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Dave Hanratty’s Winners & Losers – Day 13

Winners

Holland

Three wins from three games and they’ve yet to really hit third gear. This Holland team seem to like 100% records having also won all their games in qualifying for the tournament. An awful lot is expected of them as a result and they will need to raise their game when they line out against giaint-killers Slovakia on Monday afternoon. The return of Arjen Robben is a major boost and should Holland find their feet there may be no catching them this time.

Robin Van Persie

Following a torrid injury-related season, the Arsenal striker will be delighted to open his World Cup account. Threatening throughout, it is paramount that Van Persie remain fit for the duration of Holland’s campaign.

Japan

A comprehensive victory over a poor Danish side was capped off by the scoring of not one, but two free kicks.

Keisuke Honda

Lived up to all the “hilarious” engine-related humour by running the game for his country. The midfielder has impressed thus far with goals, assists and workrate. Japan will be relying on him to keep, ahem, driving them forward against Paraguay.

The Jabulani ball

Turns out you can score free kicks with it.

Paraguay

Unfancied but in the end unbeaten. The South Americans have shown grit and determination and set up a match against Japan that could surprise many.

Slovakia

Nobody expected them to get this far, especially at the expense of the Italians. Similarly, nobody expects them to give Holland problems on Monday but as the Eastern Europeans have proven, surprises can happen.

Marek Hamsik

By not scoring against Italy, his employers Napoli will probably just hold back on issuing his P45.

New Zealand

Touted as whipping boys, the Kiwis brought pride to their nation by not only finishing their campaign unbeaten, but placing higher in the group than Italy.

Losers

Slovakia

Slightly took the gloss off a famous victory by play-acting and time-wasting at the death. They won’t care though.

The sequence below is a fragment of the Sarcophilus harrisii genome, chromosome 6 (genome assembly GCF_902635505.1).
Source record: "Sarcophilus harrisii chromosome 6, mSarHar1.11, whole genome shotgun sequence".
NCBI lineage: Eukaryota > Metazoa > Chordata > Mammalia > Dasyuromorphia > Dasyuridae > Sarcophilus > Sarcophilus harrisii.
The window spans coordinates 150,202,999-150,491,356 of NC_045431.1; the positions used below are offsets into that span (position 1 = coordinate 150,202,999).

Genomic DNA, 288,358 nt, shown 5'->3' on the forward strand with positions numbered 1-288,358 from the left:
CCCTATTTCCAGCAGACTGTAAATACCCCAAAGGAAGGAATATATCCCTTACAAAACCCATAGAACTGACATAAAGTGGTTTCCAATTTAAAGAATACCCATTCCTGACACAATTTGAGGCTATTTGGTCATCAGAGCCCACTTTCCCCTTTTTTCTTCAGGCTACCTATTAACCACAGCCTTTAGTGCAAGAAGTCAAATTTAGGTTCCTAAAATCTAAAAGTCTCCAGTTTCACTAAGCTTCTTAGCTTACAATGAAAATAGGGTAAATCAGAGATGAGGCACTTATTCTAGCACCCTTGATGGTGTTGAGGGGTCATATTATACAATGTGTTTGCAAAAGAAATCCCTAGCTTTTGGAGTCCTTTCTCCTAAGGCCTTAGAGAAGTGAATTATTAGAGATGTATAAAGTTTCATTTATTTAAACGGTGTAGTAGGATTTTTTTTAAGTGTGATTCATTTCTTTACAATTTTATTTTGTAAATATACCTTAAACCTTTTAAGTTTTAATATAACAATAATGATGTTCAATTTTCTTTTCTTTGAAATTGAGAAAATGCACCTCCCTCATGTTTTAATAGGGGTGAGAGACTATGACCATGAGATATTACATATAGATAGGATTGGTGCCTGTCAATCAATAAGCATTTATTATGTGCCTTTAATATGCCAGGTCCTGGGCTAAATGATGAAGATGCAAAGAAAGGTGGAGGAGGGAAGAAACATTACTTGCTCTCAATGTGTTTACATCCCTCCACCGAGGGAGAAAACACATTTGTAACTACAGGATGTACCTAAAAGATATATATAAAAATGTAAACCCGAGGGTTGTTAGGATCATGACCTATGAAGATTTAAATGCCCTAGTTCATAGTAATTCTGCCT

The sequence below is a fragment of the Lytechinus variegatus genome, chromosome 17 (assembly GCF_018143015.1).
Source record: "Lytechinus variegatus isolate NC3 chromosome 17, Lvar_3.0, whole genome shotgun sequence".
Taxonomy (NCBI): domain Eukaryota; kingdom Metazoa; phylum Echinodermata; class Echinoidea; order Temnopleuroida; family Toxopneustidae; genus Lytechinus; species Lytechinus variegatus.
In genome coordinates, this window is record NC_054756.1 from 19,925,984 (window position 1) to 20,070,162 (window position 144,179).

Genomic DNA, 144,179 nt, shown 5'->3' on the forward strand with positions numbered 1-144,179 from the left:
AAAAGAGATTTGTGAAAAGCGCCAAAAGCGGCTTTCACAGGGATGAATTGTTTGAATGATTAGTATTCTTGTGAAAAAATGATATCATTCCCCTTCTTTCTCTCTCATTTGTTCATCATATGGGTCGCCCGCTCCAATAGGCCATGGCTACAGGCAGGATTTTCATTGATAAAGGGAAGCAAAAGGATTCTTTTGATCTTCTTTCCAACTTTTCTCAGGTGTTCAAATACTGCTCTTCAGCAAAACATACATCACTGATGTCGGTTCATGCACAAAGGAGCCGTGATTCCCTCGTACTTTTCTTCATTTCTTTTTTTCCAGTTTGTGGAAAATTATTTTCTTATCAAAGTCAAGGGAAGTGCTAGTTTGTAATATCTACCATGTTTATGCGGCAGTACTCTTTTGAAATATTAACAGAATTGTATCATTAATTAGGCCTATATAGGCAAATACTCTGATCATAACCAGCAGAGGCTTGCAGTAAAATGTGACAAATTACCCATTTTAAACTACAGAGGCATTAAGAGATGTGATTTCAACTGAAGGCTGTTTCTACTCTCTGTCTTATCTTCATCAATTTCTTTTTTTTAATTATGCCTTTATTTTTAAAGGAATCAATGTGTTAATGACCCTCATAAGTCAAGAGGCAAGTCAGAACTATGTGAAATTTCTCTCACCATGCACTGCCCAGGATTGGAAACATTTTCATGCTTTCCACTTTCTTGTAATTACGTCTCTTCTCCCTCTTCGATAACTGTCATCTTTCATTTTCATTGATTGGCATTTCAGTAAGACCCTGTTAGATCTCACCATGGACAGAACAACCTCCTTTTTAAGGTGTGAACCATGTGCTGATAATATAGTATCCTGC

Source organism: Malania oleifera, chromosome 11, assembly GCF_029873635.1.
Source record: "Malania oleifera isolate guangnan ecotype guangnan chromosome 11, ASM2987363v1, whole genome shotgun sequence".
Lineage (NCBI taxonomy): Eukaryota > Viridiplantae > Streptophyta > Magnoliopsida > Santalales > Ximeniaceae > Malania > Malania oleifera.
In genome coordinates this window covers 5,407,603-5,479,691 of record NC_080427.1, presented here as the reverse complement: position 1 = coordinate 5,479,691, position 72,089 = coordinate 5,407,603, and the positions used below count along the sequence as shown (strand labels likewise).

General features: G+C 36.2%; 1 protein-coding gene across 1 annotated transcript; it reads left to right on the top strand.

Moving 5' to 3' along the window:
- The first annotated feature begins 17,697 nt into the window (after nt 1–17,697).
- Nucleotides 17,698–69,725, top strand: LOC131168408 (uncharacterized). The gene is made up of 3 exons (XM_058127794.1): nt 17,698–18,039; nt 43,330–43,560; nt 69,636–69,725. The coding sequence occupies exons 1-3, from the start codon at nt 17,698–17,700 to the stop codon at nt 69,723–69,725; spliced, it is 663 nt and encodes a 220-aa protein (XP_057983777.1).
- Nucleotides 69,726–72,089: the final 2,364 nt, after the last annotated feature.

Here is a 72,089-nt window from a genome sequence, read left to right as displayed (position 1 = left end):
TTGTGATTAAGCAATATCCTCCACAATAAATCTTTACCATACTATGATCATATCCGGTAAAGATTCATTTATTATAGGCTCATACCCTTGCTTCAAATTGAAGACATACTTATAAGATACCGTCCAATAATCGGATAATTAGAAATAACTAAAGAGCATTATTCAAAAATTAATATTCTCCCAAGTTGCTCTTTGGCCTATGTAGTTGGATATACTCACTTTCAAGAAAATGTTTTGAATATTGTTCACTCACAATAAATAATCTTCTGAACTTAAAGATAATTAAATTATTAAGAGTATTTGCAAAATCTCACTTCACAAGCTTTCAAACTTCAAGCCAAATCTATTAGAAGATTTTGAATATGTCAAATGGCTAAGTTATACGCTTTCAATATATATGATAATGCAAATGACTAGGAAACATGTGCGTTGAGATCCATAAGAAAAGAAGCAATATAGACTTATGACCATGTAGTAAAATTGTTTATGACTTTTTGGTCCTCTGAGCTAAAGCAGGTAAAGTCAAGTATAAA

Italy

Farewell to the 2006 champions. Then again this Italy was barely the same one that took the crown on penalties in Germany four years ago. While some names remained, the spirit did not. Fabio Cannavaro and Marcello Lippi will wonder just why their country has crashed out of their first World Cup at the group stage in 36 years, but the writing was on the wall even through their qualification.

While they may have topped their group, it was a far from convincing. In truth, Ireland should have taken at least four points off them instead of two. Their frailties were exposed in most of the games they played, frailties

Fabio Quagliarella

The Napoli striker will never win an Oscar with acting that melodramatic. Trust an Italian to go from the ridiculous to the sublime though, netting one of the goals of the tournament shortly after his “I’ve been shot in the face” antics.

Cameroon

Three games, three losses and no points brings a hugely disappointing campaign to an end and leaves only one African team in the last sixteen.

Denmark

Can have no complaints. Not good enough.

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Netherlands crawl to win over Japan

Netherlands 1-0 Japan

Holland maintained their winning start to the World Cup and kept another clean sheet but this was another disappointing display from the Oranje. The traditional image most football fans have of Dutch football is clean and quick passing with plenty of goalscoring opportunities. This image does not yet apply to the Oranje class of 2010. Bert van Marwijk’s side created very little opportunities in front of goal and for the second successive game benefited from a moment of fortune to take the lead.